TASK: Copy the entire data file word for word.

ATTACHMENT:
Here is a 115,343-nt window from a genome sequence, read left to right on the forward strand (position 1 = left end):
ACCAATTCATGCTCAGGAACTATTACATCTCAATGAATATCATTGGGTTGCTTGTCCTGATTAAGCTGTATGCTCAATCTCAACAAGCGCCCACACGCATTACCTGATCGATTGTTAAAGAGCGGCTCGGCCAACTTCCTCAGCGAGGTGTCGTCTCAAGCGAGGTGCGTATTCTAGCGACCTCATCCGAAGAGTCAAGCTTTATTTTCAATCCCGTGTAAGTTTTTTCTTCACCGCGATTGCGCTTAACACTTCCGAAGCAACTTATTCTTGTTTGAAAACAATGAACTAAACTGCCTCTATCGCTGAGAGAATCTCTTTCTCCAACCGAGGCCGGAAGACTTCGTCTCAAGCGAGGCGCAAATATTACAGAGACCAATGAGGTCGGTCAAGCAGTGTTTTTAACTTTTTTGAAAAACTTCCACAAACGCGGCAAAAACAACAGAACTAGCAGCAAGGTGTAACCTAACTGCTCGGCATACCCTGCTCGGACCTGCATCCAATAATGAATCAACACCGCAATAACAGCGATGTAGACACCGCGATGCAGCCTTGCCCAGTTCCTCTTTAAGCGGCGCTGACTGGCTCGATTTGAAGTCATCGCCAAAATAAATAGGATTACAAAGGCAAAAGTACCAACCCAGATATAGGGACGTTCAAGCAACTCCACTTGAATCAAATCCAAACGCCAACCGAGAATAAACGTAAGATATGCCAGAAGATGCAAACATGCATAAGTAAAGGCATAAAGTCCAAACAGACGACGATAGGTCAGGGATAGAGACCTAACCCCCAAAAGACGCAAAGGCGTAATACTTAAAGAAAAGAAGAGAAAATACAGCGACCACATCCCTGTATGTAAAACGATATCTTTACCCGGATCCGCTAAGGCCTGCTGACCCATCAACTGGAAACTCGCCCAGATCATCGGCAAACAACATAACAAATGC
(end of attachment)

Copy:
Here is a 115,343-nt window from a genome sequence, read left to right on the forward strand (position 1 = left end):
ACCAATTCATGCTCAGGAACTATTACATCTCAATGAATATCATTGGGTTGCTTGTCCTGATTAAGCTGTATGCTCAATCTCAACAAGCGCCCACACGCATTACCTGATCGATTGTTAAAGAGCGGCTCGGCCAACTTCCTCAGCGAGGTGTCGTCTCAAGCGAGGTGCGTATTCTAGCGACCTCATCCGAAGAGTCAAGCTTTATTTTCAATCCCGTGTAAGTTTTTTCTTCACCGCGATTGCGCTTAACACTTCCGAAGCAACTTATTCTTGTTTGAAAACAATGAACTAAACTGCCTCTATCGCTGAGAGAATCTCTTTCTCCAACCGAGGCCGGAAGACTTCGTCTCAAGCGAGGCGCAAATATTACAGAGACCAATGAGGTCGGTCAAGCAGTGTTTTTAACTTTTTTGAAAAACTTCCACAAACGCGGCAAAAACAACAGAACTAGCAGCAAGGTGTAACCTAACTGCTCGGCATACCCTGCTCGGACCTGCATCCAATAATGAATCAACACCGCAATAACAGCGATGTAGACACCGCGATGCAGCCTTGCCCAGTTCCTCTTTAAGCGGCGCTGACTGGCTCGATTTGAAGTCATCGCCAAAATAAATAGGATTACAAAGGCAAAAGTACCAACCCAGATATAGGGACGTTCAAGCAACTCCACTTGAATCAAATCCAAACGCCAACCGAGAATAAACGTAAGATATGCCAGAAGATGCAAACATGCATAAGTAAAGGCATAAAGTCCAAACAGACGACGATAGGTCAGGGATAGAGACCTAACCCCCAAAAGACGCAAAGGCGTAATACTTAAAGAAAAGAAGAGAAAATACAGCGACCACATCCCTGTATGTAAAACGATATCTTTACCCGGATCCGCTAAGGCCTGCTGACCCATCAACTGGAAACTCGCCCAGATCATCGGCAAACAACATAACAAATGC